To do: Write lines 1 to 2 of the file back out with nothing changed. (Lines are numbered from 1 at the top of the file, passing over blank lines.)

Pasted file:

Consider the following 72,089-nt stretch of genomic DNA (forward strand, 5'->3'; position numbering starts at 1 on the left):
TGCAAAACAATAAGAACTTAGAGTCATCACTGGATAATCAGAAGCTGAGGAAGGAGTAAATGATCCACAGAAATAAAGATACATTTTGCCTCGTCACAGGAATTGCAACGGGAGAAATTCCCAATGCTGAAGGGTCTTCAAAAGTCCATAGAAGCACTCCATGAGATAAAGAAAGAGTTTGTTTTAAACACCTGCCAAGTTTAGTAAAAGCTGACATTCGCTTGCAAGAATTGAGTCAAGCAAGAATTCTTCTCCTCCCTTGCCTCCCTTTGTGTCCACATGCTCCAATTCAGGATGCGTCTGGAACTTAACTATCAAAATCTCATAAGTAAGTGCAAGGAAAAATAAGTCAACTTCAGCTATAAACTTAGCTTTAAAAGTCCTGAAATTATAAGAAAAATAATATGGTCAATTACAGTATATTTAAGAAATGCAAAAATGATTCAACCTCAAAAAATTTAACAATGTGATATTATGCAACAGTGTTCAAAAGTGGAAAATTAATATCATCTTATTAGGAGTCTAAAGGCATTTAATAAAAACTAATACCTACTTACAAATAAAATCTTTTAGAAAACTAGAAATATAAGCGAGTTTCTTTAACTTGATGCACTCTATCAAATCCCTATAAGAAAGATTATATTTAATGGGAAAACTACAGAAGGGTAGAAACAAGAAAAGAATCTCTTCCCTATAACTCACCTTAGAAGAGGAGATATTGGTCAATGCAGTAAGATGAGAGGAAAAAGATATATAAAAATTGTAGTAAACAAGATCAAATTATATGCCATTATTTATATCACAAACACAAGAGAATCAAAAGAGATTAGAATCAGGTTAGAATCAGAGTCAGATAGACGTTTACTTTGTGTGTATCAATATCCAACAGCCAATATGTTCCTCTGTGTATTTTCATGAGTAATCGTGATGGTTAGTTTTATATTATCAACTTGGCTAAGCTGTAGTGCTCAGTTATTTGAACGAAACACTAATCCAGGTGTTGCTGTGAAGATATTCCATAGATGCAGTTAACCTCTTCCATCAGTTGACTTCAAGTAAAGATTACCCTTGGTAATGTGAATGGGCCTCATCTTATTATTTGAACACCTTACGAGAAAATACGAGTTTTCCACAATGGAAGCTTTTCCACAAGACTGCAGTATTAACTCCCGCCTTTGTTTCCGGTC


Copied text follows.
Consider the following 72,089-nt stretch of genomic DNA (forward strand, 5'->3'; position numbering starts at 1 on the left):
TGCAAAACAATAAGAACTTAGAGTCATCACTGGATAATCAGAAGCTGAGGAAGGAGTAAATGATCCACAGAAATAAAGATACATTTTGCCTCGTCACAGGAATTGCAACGGGAGAAATTCCCAATGCTGAAGGGTCTTCAAAAGTCCATAGAAGCACTCCATGAGATAAAGAAAGAGTTTGTTTTAAACACCTGCCAAGTTTAGTAAAAGCTGACATTCGCTTGCAAGAATTGAGTCAAGCAAGAATTCTTCTCCTCCCTTGCCTCCCTTTGTGTCCACATGCTCCAATTCAGGATGCGTCTGGAACTTAACTATCAAAATCTCATAAGTAAGTGCAAGGAAAAATAAGTCAACTTCAGCTATAAACTTAGCTTTAAAAGTCCTGAAATTATAAGAAAAATAATATGGTCAATTACAGTATATTTAAGAAATGCAAAAATGATTCAACCTCAAAAAATTTAACAATGTGATATTATGCAACAGTGTTCAAAAGTGGAAAATTAATATCATCTTATTAGGAGTCTAAAGGCATTTAATAAAAACTAATACCTACTTACAAATAAAATCTTTTAGAAAACTAGAAATATAAGCGAGTTTCTTTAACTTGATGCACTCTATCAAATCCCTATAAGAAAGATTATATTTAATGGGAAAACTACAGAAGGGTAGAAACAAGAAAAGAATCTCTTCCCTATAACTCACCTTAGAAGAGGAGATATTGGTCAATGCAGTAAGATGAGAGGAAAAAGATATATAAAAATTGTAGTAAACAAGATCAAATTATATGCCATTATTTATATCACAAACACAAGAGAATCAAAAGAGATTAGAATCAGGTTAGAATCAGAGTCAGATAGACGTTTACTTTGTGTGTATCAATATCCAACAGCCAATATGTTCCTCTGTGTATTTTCATGAGTAATCGTGATGGTTAGTTTTATATTATCAACTTGGCTAAGCTGTAGTGCTCAGTTATTTGAACGAAACACTAATCCAGGTGTTGCTGTGAAGATATTCCATAGATGCAGTTAACCTCTTCCATCAGTTGACTTCAAGTAAAGATTACCCTTGGTAATGTGAATGGGCCTCATCTTATTATTTGAACACCTTACGAGAAAATACGAGTTTTCCACAATGGAAGCTTTTCCACAAGACTGCAGTATTAACTCCCGCCTTTGTTTCCGGTC